Trying to find something positive in the three restrictor-plate races run this season by Jimmie Johnson is like getting pocket aces while playing Texas Hold ’em – difficult. The one positive is the havoc that took place on the track at each of those events hasn’t been entirely of Johnson’s making. But anything can happen at what Johnson and many on the circuit have dubbed the “wild card” race in the Chase for the NASCAR Sprint Cup Series Championship when the series travels to Talladega (Ala.) Superspeedway for Sunday’s Good Sam Roadside Assistance 500, the final plate race of the season and the fourth in the 10-race Chase.
While the stats were in Johnson’s favor when he scored a fourth-place finish last weekend at Dover (Del.) International Speedway, this weekend’s numbers don’t necessarily show a winning hand. Talladega is Johnson’s worst track on the circuit for driver rating. He also has only five top-five finishes in 21 starts. However, the “wild card” aspect of this race means anything can happen. Johnson does have two wins (May 2006 and April 2011) and has earned four poles (April and October 2002, October 2009 and April 2010) at Talladega.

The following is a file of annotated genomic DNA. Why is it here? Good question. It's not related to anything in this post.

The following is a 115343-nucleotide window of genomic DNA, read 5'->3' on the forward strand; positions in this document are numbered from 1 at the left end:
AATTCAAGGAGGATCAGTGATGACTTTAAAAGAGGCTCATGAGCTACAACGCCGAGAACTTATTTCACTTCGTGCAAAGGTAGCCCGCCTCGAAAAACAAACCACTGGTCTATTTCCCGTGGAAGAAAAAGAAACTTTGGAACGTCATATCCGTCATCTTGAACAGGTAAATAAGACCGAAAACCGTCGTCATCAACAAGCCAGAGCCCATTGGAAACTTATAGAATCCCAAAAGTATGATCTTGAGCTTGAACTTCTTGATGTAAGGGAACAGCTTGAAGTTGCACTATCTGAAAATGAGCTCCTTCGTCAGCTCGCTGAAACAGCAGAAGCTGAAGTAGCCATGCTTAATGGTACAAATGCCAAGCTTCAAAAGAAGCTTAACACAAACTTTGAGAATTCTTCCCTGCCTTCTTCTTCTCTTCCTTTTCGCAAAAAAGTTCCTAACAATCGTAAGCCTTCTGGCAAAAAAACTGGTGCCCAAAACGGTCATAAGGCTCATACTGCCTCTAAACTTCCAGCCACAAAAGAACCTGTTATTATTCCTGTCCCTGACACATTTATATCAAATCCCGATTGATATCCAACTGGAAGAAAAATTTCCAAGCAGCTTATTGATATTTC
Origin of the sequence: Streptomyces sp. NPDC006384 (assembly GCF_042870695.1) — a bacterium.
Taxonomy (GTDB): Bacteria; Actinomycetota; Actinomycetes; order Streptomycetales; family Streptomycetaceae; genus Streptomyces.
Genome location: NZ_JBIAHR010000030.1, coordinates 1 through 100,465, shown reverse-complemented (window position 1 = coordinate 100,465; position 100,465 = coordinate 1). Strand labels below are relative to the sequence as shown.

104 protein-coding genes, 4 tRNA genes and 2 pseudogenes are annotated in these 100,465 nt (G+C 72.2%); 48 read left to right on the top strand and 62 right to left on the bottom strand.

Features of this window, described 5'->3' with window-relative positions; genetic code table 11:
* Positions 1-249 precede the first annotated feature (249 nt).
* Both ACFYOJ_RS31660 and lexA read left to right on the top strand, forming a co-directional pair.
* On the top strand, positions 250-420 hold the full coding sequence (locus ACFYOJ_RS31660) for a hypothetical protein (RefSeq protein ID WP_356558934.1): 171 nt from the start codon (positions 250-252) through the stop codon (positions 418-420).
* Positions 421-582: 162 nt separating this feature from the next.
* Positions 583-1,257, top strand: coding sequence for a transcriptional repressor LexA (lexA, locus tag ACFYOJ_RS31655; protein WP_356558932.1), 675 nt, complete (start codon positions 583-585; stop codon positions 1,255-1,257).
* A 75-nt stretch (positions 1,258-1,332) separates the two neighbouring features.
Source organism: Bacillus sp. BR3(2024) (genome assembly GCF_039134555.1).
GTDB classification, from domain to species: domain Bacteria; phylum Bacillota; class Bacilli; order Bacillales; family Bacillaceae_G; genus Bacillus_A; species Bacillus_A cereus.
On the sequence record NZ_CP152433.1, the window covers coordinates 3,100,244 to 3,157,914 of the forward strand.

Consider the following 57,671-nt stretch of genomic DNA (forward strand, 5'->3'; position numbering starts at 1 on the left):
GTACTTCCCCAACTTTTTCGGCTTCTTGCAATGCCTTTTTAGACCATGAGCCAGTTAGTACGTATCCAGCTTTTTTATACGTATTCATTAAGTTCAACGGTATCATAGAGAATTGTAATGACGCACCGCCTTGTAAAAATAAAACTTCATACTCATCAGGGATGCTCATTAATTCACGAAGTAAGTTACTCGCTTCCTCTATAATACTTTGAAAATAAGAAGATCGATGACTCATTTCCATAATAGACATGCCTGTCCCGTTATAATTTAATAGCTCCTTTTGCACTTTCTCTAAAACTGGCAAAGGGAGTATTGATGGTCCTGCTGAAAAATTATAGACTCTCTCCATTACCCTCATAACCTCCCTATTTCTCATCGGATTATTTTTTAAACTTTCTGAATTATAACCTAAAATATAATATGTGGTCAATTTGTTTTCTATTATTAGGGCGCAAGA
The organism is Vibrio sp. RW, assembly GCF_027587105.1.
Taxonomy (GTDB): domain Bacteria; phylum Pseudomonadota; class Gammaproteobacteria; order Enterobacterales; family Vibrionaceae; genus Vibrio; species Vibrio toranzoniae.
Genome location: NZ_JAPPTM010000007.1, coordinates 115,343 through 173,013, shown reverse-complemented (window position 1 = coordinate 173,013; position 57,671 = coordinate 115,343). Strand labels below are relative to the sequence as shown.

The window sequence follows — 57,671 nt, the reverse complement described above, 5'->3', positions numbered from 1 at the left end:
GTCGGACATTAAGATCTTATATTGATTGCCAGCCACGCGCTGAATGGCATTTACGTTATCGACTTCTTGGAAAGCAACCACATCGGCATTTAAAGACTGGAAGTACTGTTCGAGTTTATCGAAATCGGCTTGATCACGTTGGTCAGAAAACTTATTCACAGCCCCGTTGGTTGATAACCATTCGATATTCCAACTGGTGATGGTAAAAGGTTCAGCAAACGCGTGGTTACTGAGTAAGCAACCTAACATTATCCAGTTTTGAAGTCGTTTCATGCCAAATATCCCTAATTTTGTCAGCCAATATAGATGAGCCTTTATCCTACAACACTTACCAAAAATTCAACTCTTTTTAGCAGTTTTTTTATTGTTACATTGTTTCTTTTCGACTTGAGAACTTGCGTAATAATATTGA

His three plate-race results this year aren’t necessarily indicative of his previous seasons on NASCAR’s longest and fastest racetracks. He was caught up in an incident before completing two laps in February’s Daytona 500 at Daytona (Fla.) International Speedway. He suffered an engine issue in April at Talladega. And he was caught up in another on-track incident at Daytona in July. However, he has never failed to finish at least one plate race in a season. He came close in 2010 after having a problem in all three early season races. He went on to finish seventh in the one that mattered most, Talladega’s October Chase race, a stat he hopes to equal or better this weekend.
So while the 43 competitors on Sunday may not have much say in the cards they are dealt at the 2.66-mile Talladega oval, Johnson and the Lowe’s team hope their draw turns out to be no joke, and they are able to ace the notoriously fickle Alabama superspeedway.